Failure of antiepileptic drugs in controlling seizures in epilepsy: What do we do next?

Medically intractable epilepsy is a clinical condition of concern that arises when a patient with epilepsy suffers seizures, despite a trial of two or more antiepileptic drugs (AEDs) suitable for the type of epilepsy that are prescribed at maximum tolerated doses, does not achieve control of seizure...

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Detalles Bibliográficos
Autores Principales: Galindo-Mendez, B., Mayor, L.C., Velandia-Hurtado, Fernando, Calderon-Ospina, C.
Formato: Artículo (Article)
Lenguaje:Inglés (English)
Publicado: 2015
Materias:
Acceso en línea:https://repository.urosario.edu.co/handle/10336/21507
Descripción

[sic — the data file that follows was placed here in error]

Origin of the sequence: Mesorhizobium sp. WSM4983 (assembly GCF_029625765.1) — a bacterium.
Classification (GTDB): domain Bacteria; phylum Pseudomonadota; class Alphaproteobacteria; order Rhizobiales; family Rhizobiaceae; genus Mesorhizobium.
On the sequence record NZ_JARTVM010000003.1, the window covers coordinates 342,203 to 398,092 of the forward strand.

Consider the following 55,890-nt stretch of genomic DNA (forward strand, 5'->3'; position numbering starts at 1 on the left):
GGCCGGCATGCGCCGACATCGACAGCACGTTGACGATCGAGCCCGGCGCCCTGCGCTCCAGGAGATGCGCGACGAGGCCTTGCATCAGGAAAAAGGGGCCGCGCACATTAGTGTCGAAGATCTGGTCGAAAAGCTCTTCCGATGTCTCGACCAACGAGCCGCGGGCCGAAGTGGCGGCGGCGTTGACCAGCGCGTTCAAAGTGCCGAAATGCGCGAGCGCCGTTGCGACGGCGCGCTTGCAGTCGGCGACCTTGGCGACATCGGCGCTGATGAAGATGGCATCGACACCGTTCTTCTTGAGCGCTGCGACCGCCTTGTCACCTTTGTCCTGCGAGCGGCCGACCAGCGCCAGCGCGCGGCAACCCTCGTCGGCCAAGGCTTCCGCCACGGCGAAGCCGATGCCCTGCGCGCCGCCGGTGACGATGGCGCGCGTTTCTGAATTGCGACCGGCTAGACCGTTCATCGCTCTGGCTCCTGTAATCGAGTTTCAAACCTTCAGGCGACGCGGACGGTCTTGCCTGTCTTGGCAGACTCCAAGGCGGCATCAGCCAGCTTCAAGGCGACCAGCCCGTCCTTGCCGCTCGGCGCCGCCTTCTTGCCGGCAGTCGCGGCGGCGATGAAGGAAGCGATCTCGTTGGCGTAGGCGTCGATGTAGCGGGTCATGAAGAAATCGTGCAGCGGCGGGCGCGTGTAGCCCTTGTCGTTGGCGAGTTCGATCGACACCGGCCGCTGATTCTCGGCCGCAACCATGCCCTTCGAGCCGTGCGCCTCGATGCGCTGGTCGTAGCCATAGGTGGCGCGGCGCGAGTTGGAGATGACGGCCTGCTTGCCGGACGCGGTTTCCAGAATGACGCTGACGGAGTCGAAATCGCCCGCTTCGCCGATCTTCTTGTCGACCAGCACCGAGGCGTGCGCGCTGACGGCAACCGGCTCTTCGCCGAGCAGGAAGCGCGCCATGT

Sumario:Medically intractable epilepsy is a clinical condition of concern that arises when a patient with epilepsy suffers seizures, despite a trial of two or more antiepileptic drugs (AEDs) suitable for the type of epilepsy that are prescribed at maximum tolerated doses, does not achieve control of seizures. This diagnosis could be related to cortical dysplasias. We report the case of a 5-year-old girl with a previous normal neurological development and no family history of epilepsy who presented with focal-type seizures at age 4. She started treatment by taking different AEDs for seizure control. She continued having frequent seizures that sometimes progressed to generalized seizures and status epilepticus. After a focal cortical resection performed in the area where interictal spikes were detected, the pathology confirmed a type IIb cortical dysplasia as the cause of the epilepsy. This article discusses cortical dysplasias as a cause of pharmacoresistant epilepsy and its treatment. © 2015 The Authors.